A review by Nalini Haynes
Double-helix DNA looks like a spiral, hence the name of this novel.
During World War II Liam Connor is a young soldier who specialised in fungus for his science degree. Liam is roped in to assist the US after the end of WWII after the Japanese released a disease kamikaze style on US troops. Liam recovers a container holding a biological weapon of mass destruction, a deadly fungus called Uzumaki, a fact known only to himself and Hitoshi Kitano, the Japanese kamikaze warrior.
Sixty-four years later Liam is a world-wide reknown expert in fungus and a great-grandfather, balancing his family life with his work. Liam’s grand-daughter, Maggie Connor, is also a fungus expert and her son, Dylan, is a gifted 9 year old who will probably follow in their footsteps. Jake Sterling is ex-army and a professor who collaborates with Liam.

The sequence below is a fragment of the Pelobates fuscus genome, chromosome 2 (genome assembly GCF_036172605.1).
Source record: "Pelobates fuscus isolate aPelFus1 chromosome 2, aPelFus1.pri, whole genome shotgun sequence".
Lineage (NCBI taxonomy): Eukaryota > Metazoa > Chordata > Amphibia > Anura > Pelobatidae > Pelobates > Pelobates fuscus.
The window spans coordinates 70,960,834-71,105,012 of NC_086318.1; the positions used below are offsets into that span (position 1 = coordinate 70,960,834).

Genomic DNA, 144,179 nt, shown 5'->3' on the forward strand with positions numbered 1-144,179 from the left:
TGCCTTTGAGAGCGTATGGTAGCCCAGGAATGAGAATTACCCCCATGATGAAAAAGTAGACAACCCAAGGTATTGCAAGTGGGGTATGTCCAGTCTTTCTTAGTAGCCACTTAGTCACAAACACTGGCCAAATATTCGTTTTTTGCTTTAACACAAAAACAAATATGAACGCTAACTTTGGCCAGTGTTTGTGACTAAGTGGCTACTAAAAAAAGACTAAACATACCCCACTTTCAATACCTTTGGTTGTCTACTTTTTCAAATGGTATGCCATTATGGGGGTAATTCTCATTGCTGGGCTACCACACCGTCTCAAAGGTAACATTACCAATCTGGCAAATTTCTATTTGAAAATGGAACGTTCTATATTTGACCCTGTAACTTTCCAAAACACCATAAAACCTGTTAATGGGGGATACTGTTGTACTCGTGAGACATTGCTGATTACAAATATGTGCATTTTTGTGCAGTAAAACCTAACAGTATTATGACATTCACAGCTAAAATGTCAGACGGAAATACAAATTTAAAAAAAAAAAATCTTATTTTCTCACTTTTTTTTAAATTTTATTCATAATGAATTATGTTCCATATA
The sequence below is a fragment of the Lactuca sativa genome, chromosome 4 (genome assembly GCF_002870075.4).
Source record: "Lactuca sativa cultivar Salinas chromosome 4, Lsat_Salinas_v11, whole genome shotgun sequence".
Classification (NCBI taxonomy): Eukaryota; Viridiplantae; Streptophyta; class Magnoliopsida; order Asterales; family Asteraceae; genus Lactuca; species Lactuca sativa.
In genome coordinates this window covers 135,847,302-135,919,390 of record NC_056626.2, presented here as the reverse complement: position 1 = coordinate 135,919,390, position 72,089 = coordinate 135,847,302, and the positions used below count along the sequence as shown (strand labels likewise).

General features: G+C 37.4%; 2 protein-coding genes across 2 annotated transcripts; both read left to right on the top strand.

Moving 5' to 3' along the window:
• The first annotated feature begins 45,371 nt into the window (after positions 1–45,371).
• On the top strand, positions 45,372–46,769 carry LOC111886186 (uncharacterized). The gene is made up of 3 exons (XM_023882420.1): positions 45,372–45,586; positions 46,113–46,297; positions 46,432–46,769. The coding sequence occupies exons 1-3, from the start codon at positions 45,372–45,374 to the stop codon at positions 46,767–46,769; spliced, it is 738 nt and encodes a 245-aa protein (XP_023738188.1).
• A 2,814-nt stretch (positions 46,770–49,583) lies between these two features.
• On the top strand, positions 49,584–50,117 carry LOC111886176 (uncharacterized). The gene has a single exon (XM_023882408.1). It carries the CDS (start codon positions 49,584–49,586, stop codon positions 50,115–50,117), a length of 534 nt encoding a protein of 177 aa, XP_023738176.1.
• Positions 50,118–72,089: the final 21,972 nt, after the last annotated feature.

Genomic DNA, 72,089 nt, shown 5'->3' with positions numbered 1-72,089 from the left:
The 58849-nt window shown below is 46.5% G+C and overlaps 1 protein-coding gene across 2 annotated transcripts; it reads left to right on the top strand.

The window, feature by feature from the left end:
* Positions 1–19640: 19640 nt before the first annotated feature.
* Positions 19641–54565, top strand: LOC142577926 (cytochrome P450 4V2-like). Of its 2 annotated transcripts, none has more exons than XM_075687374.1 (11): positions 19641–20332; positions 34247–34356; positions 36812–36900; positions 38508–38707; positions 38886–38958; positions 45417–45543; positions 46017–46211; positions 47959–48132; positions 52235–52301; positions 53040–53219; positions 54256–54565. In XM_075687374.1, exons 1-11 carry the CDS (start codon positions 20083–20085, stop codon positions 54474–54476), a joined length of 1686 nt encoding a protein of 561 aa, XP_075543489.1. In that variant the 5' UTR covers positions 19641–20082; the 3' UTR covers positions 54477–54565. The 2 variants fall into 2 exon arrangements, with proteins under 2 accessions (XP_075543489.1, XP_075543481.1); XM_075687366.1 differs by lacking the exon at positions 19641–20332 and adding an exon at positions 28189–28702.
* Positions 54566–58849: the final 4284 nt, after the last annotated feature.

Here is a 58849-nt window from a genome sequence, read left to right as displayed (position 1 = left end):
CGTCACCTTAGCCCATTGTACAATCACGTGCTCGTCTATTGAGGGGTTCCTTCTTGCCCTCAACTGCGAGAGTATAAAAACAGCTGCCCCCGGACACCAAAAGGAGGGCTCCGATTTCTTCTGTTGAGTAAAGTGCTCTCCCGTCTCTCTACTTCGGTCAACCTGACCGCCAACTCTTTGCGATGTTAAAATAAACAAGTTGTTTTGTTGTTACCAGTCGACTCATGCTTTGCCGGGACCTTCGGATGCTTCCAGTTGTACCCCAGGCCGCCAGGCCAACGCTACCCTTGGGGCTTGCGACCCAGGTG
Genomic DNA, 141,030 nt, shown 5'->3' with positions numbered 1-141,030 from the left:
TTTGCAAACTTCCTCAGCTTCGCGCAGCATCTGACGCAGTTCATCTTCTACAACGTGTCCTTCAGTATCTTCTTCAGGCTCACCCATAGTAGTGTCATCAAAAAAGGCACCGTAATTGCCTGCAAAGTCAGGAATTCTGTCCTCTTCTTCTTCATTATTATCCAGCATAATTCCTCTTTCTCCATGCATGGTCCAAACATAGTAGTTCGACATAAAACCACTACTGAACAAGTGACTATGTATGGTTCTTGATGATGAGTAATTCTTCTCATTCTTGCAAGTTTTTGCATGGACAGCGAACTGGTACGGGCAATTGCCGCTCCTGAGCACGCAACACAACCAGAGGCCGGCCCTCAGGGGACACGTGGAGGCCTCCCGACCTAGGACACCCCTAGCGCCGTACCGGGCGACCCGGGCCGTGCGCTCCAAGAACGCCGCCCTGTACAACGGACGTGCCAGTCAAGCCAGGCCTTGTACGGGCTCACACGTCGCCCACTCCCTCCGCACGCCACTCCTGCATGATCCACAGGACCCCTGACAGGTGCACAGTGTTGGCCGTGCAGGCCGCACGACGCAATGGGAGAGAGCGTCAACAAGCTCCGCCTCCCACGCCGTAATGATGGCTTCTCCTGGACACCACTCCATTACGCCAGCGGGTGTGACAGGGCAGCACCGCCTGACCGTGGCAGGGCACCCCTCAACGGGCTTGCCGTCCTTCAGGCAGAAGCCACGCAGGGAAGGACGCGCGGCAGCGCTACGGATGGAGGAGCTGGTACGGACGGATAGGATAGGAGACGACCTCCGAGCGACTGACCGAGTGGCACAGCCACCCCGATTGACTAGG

Liam has not told anyone that he recovered the Uzumaki fungus, he has only hinted at the past to Jake. When Liam jumps to his death in an apparent but completely unexpected suicide, Maggie and Jake start searching for answers.
The characters are well-developed for such a short book (310 pages), alongside a gripping plot. The science seemed to hold together for me, so much so I looked up the author to discover he is an expert in nanotechnology, chemistry and biology. My best guess is I learnt some real science along the way here, which is one of the marks of good SF in my opinion.
Spiral is SF with good character work. McEuen has been billed as a worthy successor to Michael Crichton; my response is that Spiral is shorter than Crichton’s books, but the quality and style of SF writing is definitely present in every page. Fans of serious SF and thrillers will enjoy Spiral. Although shorter than Alaistair Reynolds, Iain M. Banks and Paolo Bacigalupi’s books, I believe fans of those authors will also enjoy Spiral.
This article was previously published in Dark Matter issue 3, April 2011, and predated on this website to reflect the original publication date.